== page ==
Don’t be Naive


One of my least proud moments as a chess player on the international circuit was in 1998 when I lost a game with absolutely no involvement from either player:

Sergei Tiviakov – Jacob Aagaard
Breda 1998

1.e4 c5 2.Nf3 Nc6 3.d4 cxd4 4.Nxd4 Nf6 5.Nc3 e5 6.Ndb5 d6 7.Bg5 a6 8.Na3 b5 9.Nd5 Be7 10.Bxf6 Bxf6 11.c3 0–0 12.Nc2 Bg5 13.a4 bxa4 14.Rxa4 a5 15.Bb5
I knew Sergei was playing this off-beat move, but I had recently written a book on the Sveshnikov and not found anything wrong with the official defence.

15…Ne7 16.Ncb4 Be6 17.Nxe7+ Qxe7 18.Bc6 Rac8 19.Rxa5 Rxc6 20.Nxc6 Qb7

My book said that this was the way to play with Black and that it should all end in perpetual check. I did have a little voice in the back of my head that asked why Sergei was entering this variation if this was the case. But in a moment of complete stupidity, I ignored it, thus wasting a chance to play a real game against a truly great player. Then the “novelty” came.

21.h4! Qxc6 22.hxg5 Qxe4+ 23.Kf1 f6 24.Ra4 Qb7 25.Qd3 Bf5 26.Qxf5 Qb5+ 27.Kg1 Qxa4 28.Qxh7+ Kf7 29.gxf6 Kxf6 30.Rh3 Ke6 31.Qxg7 Qd1+ 32.Kh2 Rxf2 33.Rh6+ Kd5 34.Qb7+

Luckily I got to play Sergei for real nine years later. Although I fell into a bad opening line again, this time I was only badly worse and managed to fight my way out of it. I was even winning somewhere towards the end, but at that point I relaxed, happy not to lose the game.

Looking back at this stupidity, it is reassuring that while putting the final touches on the next volume in the Grandmaster Preparation series Attack & Defence, I realized that even the best players in the World can at times be naïve.

In the London Grand Prix last year, Kasimdzhanov (a second of Anand’s) came up with the following novelty:

Veselin Topalov – Rustam Kasimdzhanov
London 2012

1.Nf3 d5 2.d4 Nf6 3.c4 c6 4.Nc3 e6 5.e3 Nbd7 6.Bd3 dxc4 7.Bxc4 b5 8.Bd3 Bb7 9.a3 Bd6 10.0–0 0–0 11.Qc2 Rc8 12.b4

12…c5!! 13.bxc5 Bxf3 14.gxf3 Nxc5 15.dxc5 Rxc5 16.f4 Nd5 17.Bb2 Nxc3 18.Bxc3 Qc7 19.Rfc1 Rc8 20.Bxh7+ Kh8 21.Bd3 Rxc3 22.Qxc3 Qxc3 23.Rxc3 Rxc3 24.Bxb5 Bxa3 25.Kg2 g6 26.Rd1 Rc7 27.Rd7 Rxd7 28.Bxd7 Kg7 29.e4 Kf6 30.Kf3 a5 31.e5+ Ke7 32.Ba4 Bc5 33.h3 Bb6 34.Bb5 Bc5 35.Ba4 Bb6 36.Bb5 Bc5 37.Ba4

You cannot fault Topalov for being surprised by this …c5 idea. But you would think that a top player, preparing against Anand, would have this …c5-push in mind? He should, but at times we are all naïve, not making the obvious connection. In those cases life teaches you a lesson…

Levon Aronian – Viswanathan Anand
Wijk aan Zee 2013

1.d4 d5 2.c4 c6 3.Nf3 Nf6 4.Nc3 e6 5.e3 Nbd7 6.Bd3 dxc4 7.Bxc4 b5 8.Bd3 Bd6 9.0–0 0–0 10.Qc2 Bb7 11.a3 Rc8 12.Ng5 c5

13.Nxh7 Ng4 14.f4 cxd4 15.exd4 Bc5 16.Be2 Nde5

17.Bxg4 Bxd4+ 18.Kh1 Nxg4 19.Nxf8 f5 20.Ng6 Qf6 21.h3 Qxg6 22.Qe2 Qh5 23.Qd3 Be3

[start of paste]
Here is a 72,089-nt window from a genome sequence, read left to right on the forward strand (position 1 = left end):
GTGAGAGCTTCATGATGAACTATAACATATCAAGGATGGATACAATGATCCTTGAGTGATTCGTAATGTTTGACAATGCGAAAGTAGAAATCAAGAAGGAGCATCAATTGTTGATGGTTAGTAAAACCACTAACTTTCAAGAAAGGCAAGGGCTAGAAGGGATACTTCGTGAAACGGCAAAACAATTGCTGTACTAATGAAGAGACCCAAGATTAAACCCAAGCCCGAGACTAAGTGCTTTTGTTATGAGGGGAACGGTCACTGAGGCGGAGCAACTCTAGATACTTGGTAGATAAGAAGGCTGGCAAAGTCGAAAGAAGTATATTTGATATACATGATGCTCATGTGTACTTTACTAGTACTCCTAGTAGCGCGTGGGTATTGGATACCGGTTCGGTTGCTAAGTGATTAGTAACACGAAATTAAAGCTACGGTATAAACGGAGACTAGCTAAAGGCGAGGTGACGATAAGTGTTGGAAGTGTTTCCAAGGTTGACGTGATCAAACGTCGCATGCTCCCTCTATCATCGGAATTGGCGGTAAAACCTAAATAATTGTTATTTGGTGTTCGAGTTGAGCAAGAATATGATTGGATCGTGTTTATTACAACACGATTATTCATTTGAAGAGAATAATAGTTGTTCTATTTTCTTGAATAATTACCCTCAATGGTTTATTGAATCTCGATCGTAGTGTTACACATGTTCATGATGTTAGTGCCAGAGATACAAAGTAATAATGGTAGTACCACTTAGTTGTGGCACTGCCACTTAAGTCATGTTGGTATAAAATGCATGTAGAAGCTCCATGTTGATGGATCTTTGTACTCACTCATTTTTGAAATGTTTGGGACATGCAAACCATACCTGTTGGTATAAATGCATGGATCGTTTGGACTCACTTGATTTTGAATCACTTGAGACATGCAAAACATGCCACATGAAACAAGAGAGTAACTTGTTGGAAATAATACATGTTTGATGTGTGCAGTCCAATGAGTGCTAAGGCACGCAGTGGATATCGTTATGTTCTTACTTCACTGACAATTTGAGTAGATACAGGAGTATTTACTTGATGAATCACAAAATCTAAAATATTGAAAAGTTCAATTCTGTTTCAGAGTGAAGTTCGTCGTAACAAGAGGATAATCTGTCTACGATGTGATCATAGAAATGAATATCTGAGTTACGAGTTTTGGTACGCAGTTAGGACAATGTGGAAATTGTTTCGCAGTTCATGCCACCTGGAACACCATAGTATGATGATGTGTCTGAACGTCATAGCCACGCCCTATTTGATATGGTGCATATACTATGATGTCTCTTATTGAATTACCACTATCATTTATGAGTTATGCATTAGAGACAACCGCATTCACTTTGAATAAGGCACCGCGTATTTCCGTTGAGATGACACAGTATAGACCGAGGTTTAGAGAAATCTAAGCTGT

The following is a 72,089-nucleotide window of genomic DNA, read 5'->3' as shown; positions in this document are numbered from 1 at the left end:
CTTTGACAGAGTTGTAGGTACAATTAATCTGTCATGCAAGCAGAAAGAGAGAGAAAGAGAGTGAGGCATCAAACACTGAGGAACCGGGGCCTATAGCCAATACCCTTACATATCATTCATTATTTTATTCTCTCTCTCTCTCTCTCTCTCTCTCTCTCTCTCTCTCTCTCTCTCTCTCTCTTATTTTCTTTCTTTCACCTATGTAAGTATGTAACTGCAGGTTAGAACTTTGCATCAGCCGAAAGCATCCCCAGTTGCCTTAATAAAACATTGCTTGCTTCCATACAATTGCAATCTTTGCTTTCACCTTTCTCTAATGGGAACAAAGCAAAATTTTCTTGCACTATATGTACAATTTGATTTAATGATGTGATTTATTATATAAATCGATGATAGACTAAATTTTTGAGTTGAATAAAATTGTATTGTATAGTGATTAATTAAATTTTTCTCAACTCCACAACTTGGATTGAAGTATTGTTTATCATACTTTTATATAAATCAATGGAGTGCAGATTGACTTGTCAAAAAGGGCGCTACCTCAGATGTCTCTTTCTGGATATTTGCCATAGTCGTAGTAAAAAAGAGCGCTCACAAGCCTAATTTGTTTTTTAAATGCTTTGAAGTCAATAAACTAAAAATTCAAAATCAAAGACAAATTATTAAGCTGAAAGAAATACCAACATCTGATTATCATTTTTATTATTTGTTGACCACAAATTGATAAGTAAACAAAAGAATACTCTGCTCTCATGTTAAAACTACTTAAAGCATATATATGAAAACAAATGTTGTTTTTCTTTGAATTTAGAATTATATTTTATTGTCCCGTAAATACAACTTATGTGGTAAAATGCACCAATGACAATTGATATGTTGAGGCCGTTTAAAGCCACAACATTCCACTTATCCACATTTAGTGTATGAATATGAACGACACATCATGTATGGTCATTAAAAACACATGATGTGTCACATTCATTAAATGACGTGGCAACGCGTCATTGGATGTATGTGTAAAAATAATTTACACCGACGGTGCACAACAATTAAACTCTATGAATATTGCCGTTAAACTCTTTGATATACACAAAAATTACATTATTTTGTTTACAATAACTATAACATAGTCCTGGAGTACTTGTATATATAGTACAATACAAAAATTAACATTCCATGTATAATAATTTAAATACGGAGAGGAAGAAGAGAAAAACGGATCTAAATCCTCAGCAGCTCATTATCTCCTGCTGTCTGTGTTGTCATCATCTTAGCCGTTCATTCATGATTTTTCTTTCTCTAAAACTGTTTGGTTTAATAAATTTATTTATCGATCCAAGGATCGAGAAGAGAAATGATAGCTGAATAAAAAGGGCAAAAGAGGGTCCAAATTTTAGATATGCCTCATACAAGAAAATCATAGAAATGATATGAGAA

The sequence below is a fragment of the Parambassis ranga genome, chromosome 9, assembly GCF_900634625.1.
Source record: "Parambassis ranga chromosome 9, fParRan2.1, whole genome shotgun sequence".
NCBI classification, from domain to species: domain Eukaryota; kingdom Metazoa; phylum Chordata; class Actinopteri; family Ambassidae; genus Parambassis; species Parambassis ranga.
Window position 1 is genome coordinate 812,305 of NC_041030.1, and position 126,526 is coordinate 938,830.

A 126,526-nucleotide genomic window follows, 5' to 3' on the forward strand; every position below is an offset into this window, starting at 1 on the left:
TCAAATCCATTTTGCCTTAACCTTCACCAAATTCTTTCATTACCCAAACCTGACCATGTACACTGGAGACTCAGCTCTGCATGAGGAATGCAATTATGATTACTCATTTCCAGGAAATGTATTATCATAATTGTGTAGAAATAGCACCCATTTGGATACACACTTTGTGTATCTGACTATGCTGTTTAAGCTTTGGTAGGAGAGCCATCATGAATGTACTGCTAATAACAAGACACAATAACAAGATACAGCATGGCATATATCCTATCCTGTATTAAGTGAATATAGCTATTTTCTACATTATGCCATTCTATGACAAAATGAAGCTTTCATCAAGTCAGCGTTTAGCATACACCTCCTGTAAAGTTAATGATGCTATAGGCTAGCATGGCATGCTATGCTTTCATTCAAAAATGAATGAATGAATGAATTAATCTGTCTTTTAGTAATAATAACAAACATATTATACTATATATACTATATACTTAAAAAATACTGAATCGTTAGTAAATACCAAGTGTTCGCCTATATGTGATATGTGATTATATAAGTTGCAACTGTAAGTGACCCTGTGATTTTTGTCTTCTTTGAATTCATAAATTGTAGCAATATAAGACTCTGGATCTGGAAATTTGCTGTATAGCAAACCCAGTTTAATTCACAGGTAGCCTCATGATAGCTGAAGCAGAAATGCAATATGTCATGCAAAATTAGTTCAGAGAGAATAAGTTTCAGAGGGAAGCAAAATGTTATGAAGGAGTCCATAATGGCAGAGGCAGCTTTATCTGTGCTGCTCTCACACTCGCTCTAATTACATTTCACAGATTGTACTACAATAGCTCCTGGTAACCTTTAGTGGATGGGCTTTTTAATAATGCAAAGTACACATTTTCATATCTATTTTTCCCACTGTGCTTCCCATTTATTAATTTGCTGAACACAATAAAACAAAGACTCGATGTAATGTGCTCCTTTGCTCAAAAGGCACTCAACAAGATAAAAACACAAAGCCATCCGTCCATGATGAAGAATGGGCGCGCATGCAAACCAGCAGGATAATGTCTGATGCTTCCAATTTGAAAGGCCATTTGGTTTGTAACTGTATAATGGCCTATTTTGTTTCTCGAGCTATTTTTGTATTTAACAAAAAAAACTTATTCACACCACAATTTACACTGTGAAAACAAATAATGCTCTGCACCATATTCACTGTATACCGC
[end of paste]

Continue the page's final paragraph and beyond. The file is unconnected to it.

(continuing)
58 thoughts on “Don’t be Naive”

  1. In the first game where you play Tiviakov:
    Why 25 ….Bf5 and not 25 …..f5 ?
    Where bishop is sacrificed for what benefit?

    I am not a high rated player and moves like this puzzle me.
    Is there some underlying basis positional or otherwise?
    Please if you could briefly explain. Thank you.

  2. Jacob Aagaard

    Sure, I wanted to win the rook. After 25…f5 a slow and painful decline was inevitable, so I played a silly move to win the exchange.

  3. Jacob Aagaard

    The Aronian-Anand game; yes. I know it is very well known, but for once I decided to go with a famous game, rather that an unknown one, as is my general preference. It just illustrated what I wanted to illustrate very well; which is something entirely different from this article.

  4. Well the title does me immediately think to the chapter 9 of Willy Hendriks book: Free Advice.

    Now before somebody is getting angry (which isn’t my intention) I try to explain why.
    Obviously everybody knows that being naive isn’t a good thing so there can’t be anything wrong in stating to be less naive.
    On the other hand one also has to trust its own variations. It has no sense to study loads of theory and then fear at the board that the opponent will come up with something refuting the lines.

    – There is no possible way to know in advance (an exception is Karpov if we can trust Kasparov in Modern chess part 2) what the opponent has prepared or not and if this will be decisive or not.
    – We can safely assume that in the majority of the games nothing decisive is laying ready, especially when we speak about a level under GM. Pure coincidence but a big piece of my last blogarticle was built on that aspect:
    – Teaching students to doubt, seems to me more harmful than let them be confident on the accomplished studies.